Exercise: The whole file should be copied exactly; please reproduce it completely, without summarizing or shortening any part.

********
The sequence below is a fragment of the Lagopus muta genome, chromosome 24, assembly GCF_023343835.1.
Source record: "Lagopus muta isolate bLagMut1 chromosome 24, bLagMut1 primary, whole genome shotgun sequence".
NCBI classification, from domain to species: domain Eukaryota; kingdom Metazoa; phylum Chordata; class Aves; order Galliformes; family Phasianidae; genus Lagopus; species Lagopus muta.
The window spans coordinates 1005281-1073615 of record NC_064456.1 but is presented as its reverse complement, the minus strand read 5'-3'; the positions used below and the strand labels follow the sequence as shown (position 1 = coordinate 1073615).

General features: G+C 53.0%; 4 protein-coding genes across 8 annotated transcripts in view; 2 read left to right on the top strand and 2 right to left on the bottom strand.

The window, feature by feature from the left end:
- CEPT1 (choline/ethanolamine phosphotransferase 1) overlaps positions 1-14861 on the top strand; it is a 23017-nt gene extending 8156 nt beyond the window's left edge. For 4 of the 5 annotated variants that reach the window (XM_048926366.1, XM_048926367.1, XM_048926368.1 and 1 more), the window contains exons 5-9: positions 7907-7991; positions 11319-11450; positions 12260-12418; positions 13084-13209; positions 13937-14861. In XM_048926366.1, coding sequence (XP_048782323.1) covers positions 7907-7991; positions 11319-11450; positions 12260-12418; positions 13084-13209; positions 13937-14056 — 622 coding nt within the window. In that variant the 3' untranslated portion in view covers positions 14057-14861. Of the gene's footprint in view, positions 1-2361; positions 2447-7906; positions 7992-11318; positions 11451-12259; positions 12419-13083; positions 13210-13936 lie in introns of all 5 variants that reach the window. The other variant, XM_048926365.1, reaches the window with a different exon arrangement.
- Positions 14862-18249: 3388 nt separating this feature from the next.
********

The sequence below is a fragment of the Lagopus muta genome, chromosome 24, assembly GCF_023343835.1.
Source record: "Lagopus muta isolate bLagMut1 chromosome 24, bLagMut1 primary, whole genome shotgun sequence".
NCBI classification, from domain to species: domain Eukaryota; kingdom Metazoa; phylum Chordata; class Aves; order Galliformes; family Phasianidae; genus Lagopus; species Lagopus muta.
The window spans coordinates 1005281-1073615 of record NC_064456.1 but is presented as its reverse complement, the minus strand read 5'-3'; the positions used below and the strand labels follow the sequence as shown (position 1 = coordinate 1073615).

General features: G+C 53.0%; 4 protein-coding genes across 8 annotated transcripts in view; 2 read left to right on the top strand and 2 right to left on the bottom strand.

The window, feature by feature from the left end:
- CEPT1 (choline/ethanolamine phosphotransferase 1) overlaps positions 1-14861 on the top strand; it is a 23017-nt gene extending 8156 nt beyond the window's left edge. For 4 of the 5 annotated variants that reach the window (XM_048926366.1, XM_048926367.1, XM_048926368.1 and 1 more), the window contains exons 5-9: positions 7907-7991; positions 11319-11450; positions 12260-12418; positions 13084-13209; positions 13937-14861. In XM_048926366.1, coding sequence (XP_048782323.1) covers positions 7907-7991; positions 11319-11450; positions 12260-12418; positions 13084-13209; positions 13937-14056 — 622 coding nt within the window. In that variant the 3' untranslated portion in view covers positions 14057-14861. Of the gene's footprint in view, positions 1-2361; positions 2447-7906; positions 7992-11318; positions 11451-12259; positions 12419-13083; positions 13210-13936 lie in introns of all 5 variants that reach the window. The other variant, XM_048926365.1, reaches the window with a different exon arrangement.
- Positions 14862-18249: 3388 nt separating this feature from the next.